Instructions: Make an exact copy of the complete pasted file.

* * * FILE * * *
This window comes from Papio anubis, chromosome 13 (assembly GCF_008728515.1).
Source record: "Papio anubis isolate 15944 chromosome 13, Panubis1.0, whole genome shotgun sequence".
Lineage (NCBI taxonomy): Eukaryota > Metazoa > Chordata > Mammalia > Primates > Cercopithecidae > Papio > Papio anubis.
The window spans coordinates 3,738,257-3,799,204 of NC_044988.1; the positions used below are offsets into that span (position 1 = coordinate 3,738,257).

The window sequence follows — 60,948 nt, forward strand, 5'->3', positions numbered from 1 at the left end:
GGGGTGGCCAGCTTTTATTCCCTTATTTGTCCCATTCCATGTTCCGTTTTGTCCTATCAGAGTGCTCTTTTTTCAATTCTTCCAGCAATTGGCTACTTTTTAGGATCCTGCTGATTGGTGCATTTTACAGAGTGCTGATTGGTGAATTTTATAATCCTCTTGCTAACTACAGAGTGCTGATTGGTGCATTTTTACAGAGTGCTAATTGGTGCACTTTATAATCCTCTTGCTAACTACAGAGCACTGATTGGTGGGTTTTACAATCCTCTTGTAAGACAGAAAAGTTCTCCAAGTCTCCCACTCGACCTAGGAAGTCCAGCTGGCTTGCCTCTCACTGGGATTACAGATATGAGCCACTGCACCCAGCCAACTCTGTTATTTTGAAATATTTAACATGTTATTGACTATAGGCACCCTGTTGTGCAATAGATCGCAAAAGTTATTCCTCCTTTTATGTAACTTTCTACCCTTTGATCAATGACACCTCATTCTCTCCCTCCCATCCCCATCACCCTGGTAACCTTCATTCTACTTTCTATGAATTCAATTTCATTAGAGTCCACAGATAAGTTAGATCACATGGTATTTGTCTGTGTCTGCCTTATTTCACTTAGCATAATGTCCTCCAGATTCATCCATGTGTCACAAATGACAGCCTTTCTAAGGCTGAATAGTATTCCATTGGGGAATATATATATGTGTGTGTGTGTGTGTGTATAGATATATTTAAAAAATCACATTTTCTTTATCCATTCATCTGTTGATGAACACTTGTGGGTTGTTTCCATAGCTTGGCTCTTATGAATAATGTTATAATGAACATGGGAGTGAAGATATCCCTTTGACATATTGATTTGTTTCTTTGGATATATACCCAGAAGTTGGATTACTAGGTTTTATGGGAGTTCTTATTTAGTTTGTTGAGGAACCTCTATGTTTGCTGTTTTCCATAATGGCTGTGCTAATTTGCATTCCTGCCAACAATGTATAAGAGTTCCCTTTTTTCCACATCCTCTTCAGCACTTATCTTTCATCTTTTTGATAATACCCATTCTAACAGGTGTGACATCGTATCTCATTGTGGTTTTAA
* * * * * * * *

This window comes from Papio anubis, chromosome 13 (assembly GCF_008728515.1).
Source record: "Papio anubis isolate 15944 chromosome 13, Panubis1.0, whole genome shotgun sequence".
Lineage (NCBI taxonomy): Eukaryota > Metazoa > Chordata > Mammalia > Primates > Cercopithecidae > Papio > Papio anubis.
The window spans coordinates 3,738,257-3,799,204 of NC_044988.1; the positions used below are offsets into that span (position 1 = coordinate 3,738,257).

The window sequence follows — 60,948 nt, forward strand, 5'->3', positions numbered from 1 at the left end:
GGGGTGGCCAGCTTTTATTCCCTTATTTGTCCCATTCCATGTTCCGTTTTGTCCTATCAGAGTGCTCTTTTTTCAATTCTTCCAGCAATTGGCTACTTTTTAGGATCCTGCTGATTGGTGCATTTTACAGAGTGCTGATTGGTGAATTTTATAATCCTCTTGCTAACTACAGAGTGCTGATTGGTGCATTTTTACAGAGTGCTAATTGGTGCACTTTATAATCCTCTTGCTAACTACAGAGCACTGATTGGTGGGTTTTACAATCCTCTTGTAAGACAGAAAAGTTCTCCAAGTCTCCCACTCGACCTAGGAAGTCCAGCTGGCTTGCCTCTCACTGGGATTACAGATATGAGCCACTGCACCCAGCCAACTCTGTTATTTTGAAATATTTAACATGTTATTGACTATAGGCACCCTGTTGTGCAATAGATCGCAAAAGTTATTCCTCCTTTTATGTAACTTTCTACCCTTTGATCAATGACACCTCATTCTCTCCCTCCCATCCCCATCACCCTGGTAACCTTCATTCTACTTTCTATGAATTCAATTTCATTAGAGTCCACAGATAAGTTAGATCACATGGTATTTGTCTGTGTCTGCCTTATTTCACTTAGCATAATGTCCTCCAGATTCATCCATGTGTCACAAATGACAGCCTTTCTAAGGCTGAATAGTATTCCATTGGGGAATATATATATGTGTGTGTGTGTGTGTGTATAGATATATTTAAAAAATCACATTTTCTTTATCCATTCATCTGTTGATGAACACTTGTGGGTTGTTTCCATAGCTTGGCTCTTATGAATAATGTTATAATGAACATGGGAGTGAAGATATCCCTTTGACATATTGATTTGTTTCTTTGGATATATACCCAGAAGTTGGATTACTAGGTTTTATGGGAGTTCTTATTTAGTTTGTTGAGGAACCTCTATGTTTGCTGTTTTCCATAATGGCTGTGCTAATTTGCATTCCTGCCAACAATGTATAAGAGTTCCCTTTTTTCCACATCCTCTTCAGCACTTATCTTTCATCTTTTTGATAATACCCATTCTAACAGGTGTGACATCGTATCTCATTGTGGTTTTAA